There are various active efforts to attenuate the criminalization of mental illness. These include drug courts, mental health courts, “competency courts,” and a range of other diversion and reentry approaches that are described as part of the Sequential Intercept Model.12-15 If we think of criminal justice system involvement (CJSI) as a “disorder” for which people with mental health problems are at risk, we can think in terms of primary, secondary, and tertiary prevention strategies.
The existing use of tertiary prevention of CJSI, such as jail diversion and community reentry programs, at the front and back doors of the criminal justice system involves extensive coordination between criminal justice and mental health service systems.16 These interventions will certainly expand as they demonstrate impressive reductions in criminal recidivism and in increased cost savings.
Secondary prevention programs (eg, crisis intervention teams) in which mental health providers train and provide support to local police agencies, direct individuals with mental illness to treatment rather than arrest and incarceration.17,18 Such interventions will also continue to expand in the next decade.
The biggest area for growth will be the challenges of primary prevention of CJSI among people with severe mental illness. To accomplish this goal, we will need to reinforce mental health systems to make them more accessible and to equip clinical staff members with skills to deal with risk-relevant deficits (ie, criminogenic needs) as specific foci for treatment interventions on an individual case basis.15,19-21 Our mental health systems must—and will—become more pro-active in addressing CJSI, rather than participating mostly in developments that are reactive to the political and economic pressures of the criminal justice system. In the next 10 years, much more significant progress will be made on this front.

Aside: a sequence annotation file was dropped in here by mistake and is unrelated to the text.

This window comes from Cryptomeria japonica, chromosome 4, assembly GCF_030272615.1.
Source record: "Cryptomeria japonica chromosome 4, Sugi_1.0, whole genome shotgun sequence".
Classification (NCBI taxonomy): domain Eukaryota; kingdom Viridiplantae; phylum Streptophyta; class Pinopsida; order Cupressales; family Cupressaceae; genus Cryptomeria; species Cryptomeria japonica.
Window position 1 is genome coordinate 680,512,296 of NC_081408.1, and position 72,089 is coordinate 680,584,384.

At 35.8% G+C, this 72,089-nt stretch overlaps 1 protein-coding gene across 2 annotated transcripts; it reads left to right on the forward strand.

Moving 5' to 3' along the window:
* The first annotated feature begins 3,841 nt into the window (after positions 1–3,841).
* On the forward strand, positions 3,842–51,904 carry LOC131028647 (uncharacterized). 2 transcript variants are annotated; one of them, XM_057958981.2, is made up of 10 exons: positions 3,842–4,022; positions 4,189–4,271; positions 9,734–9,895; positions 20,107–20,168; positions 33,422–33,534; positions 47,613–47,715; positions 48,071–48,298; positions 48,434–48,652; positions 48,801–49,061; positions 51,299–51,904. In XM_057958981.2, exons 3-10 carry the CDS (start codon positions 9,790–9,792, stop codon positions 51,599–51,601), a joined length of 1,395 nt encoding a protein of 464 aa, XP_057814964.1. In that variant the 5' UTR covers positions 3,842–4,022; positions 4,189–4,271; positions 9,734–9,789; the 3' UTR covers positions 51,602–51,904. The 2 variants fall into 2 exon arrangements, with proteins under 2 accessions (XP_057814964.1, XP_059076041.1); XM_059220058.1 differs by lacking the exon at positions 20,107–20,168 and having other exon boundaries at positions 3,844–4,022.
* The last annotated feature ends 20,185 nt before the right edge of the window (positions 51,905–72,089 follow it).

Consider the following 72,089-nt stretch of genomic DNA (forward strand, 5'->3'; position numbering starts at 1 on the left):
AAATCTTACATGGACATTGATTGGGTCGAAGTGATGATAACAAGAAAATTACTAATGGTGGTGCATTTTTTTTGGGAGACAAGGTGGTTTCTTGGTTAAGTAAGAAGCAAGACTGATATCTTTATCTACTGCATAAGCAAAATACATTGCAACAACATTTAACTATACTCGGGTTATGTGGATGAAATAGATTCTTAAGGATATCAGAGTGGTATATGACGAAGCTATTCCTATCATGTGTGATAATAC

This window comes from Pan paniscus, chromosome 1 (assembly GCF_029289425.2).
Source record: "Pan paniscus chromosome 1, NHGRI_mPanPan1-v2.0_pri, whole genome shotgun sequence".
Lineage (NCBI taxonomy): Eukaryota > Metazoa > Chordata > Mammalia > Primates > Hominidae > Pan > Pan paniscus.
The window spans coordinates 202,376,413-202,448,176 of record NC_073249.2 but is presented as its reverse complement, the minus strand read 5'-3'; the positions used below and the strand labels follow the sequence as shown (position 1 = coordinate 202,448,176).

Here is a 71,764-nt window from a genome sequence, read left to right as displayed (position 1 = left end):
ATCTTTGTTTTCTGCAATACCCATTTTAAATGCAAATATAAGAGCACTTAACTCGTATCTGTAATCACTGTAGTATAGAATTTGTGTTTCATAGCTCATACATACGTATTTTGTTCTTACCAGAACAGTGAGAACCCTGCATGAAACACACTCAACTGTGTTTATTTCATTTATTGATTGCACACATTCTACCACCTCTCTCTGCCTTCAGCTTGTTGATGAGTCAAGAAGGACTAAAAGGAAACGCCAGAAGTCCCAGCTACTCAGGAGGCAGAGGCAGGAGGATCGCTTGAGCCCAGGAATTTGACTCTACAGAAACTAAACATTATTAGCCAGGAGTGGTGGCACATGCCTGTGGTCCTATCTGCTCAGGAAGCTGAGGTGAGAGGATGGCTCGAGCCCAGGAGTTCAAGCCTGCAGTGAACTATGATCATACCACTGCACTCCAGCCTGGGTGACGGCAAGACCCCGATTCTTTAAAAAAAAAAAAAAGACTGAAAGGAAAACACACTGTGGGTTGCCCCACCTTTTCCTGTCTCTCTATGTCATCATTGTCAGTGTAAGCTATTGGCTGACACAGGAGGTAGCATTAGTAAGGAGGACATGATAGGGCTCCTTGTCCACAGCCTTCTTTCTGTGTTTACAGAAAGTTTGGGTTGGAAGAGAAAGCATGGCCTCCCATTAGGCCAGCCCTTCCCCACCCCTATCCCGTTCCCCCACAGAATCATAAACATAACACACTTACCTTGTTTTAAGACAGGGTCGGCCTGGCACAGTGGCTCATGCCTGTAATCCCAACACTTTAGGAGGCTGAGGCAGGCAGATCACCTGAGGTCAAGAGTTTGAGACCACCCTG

We are doing much worse in the area of managing sex offenders. We continue to expand the misuse of psychiatry to enable preventive detention of persons we have already punished for their criminal acts. Most of this activity is fueled by fearsome publicly sensationalized details of individual cases of sexual abuse of children. Despite the fact that the rate of substantiated cases of child sexual abuse decreased 49% between 1992 and 2004, and instances of rape decreased 82% from 1979 to 2005, we have nonetheless expanded our use of sexually violent predator laws, especially since the Supreme Court ruled such laws constitutional in 1997.9,22,23
Twenty-two states, the District of Columbia, and federal jurisdictions now have enacted legislation that requires the acknowledged legislative invention of a new category of “mental abnormality” to justify using mental health commitment as the vehicle for incapacitation beyond a full prison sentence. Such a practice is otherwise prohibited in our system of justice. We experience the stress of civilization in turmoil and externalize our anxiety in part by demonizing certain classes of people, such as sex offenders.22-27